WiC weekly time! First up: was Tywin Lannister right to end a war by breaking the rules and murdering his enemies? http://t.co/t15IFkF4RU
— Winter is Coming (@WiCnet) December 21, 2014
The Red Viper bounces back quick after a gruesome and painful death. According to TheWrap, Pedro Pascal is currently in talks to join a film by Chinese director Zhang Yimou about the famous Great Wall of China. The film is currently untitled, but it has Matt Damon attached to it, so whatever the conflict is, Jason Bourne and Oberyn Martell will be on the case.
The screenwriter of the Bourne saga, Tony Gilroy, also wrote the screenplay for this film. (All that’s missing now is some shaky-cam, free-running stunts and we have the genuine next Bourne film on our hands.) Pascal is just the latest in a line of actors who have been attached to the project, which was initially to be directed by Ed Zwick. It’s probably good that the project is in Zhang Yimou’s hands, though. Yimou has directed a number of great films, particularly 2002’s Hero (a Rashomon-style film starring Jet Li set in in the Warring States era of China’s history), and was also the director of the Beijing Olympics’s opening ceremonies.
The film is set to open sometime in 2016. In the meantime, Pascal is still currently attached to MGM’s Ben-Hur remake, so no matter how many films he ends up taking, Dorne’s adventurous prince won’t be leaving our screens anytime soon.
Last week, HBO announced Game of Thrones: The Compendium, a fansourced collection of art and writing on the show. Submissions open today, and will remain open through March. (UPDATE: The countdown has been pushed back until Monday.) If you submit, your work will be judged by a fascinatingly eclectic group of editors they’re calling their Council, and if they like it, you’ll be published and receive a copy of the book.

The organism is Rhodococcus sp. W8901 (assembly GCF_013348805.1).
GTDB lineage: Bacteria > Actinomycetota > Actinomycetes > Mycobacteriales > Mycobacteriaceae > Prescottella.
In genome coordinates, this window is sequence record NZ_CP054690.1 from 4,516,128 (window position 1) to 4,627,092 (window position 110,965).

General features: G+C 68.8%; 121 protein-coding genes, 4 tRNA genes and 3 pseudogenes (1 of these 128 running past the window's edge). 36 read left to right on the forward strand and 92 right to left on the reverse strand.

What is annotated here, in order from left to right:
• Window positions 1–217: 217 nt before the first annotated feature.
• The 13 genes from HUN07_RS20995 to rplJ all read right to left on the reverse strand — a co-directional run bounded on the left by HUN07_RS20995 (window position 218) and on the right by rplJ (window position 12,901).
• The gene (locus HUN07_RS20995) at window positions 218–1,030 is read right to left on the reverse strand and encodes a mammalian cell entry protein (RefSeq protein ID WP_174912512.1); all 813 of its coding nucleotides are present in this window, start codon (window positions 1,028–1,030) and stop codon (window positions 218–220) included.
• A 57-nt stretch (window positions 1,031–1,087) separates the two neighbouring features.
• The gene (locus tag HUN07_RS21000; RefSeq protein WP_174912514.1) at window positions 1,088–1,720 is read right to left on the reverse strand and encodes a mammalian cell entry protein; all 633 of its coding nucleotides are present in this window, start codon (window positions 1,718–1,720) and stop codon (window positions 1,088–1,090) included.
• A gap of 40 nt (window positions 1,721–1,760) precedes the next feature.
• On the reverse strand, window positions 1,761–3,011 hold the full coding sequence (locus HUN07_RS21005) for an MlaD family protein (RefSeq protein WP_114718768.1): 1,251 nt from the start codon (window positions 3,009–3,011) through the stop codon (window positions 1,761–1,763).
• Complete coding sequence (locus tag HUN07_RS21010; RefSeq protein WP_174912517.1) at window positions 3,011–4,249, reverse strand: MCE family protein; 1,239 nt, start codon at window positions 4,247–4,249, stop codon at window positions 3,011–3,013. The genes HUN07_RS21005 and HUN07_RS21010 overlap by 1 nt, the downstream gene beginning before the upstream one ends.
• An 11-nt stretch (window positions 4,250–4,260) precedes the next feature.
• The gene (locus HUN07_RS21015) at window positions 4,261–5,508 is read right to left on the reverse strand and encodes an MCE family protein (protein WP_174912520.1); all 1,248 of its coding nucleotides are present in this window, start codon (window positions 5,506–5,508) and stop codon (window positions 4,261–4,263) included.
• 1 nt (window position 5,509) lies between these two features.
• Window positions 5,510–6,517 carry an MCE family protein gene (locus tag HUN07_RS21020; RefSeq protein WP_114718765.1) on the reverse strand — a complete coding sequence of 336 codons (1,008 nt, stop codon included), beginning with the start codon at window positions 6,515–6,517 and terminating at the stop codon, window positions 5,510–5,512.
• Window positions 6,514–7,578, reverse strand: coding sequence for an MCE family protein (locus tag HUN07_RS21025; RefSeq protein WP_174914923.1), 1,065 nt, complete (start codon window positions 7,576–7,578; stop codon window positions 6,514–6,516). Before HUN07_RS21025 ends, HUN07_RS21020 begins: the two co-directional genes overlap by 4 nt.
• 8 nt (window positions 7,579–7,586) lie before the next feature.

But should you submit? That’s turned into a somewhat controversial question….
The big entertainment news of the past day, has been about Seth Rogen and James Franco’s film The Interview, which has been pulled from theaters by Sony Pictures after the hackers responsible for gaining access to confidential Sony documents threatened violence to any theater chains that went through with the film’s planned Christmas Day release. Pretty much everyone who’s anyone in both politics and entertainment has had an opinion on the matter–including A Song of Ice and Fire author George R.R. Martin.
When news hit that Sony would be pulling the film, Martin took to his “Not a Blog” to chastise everyone involved in the decision, calling it an act of “corporate cowardice.” To wit:
It’s a good thing these guys weren’t around when Charlie Chaplin made THE GREAT DICTATOR. If Kim Jong-Un scares them, Adolf Hitler would have had them shitting in their smallclothes.
But Martin isn’t just offering angry words…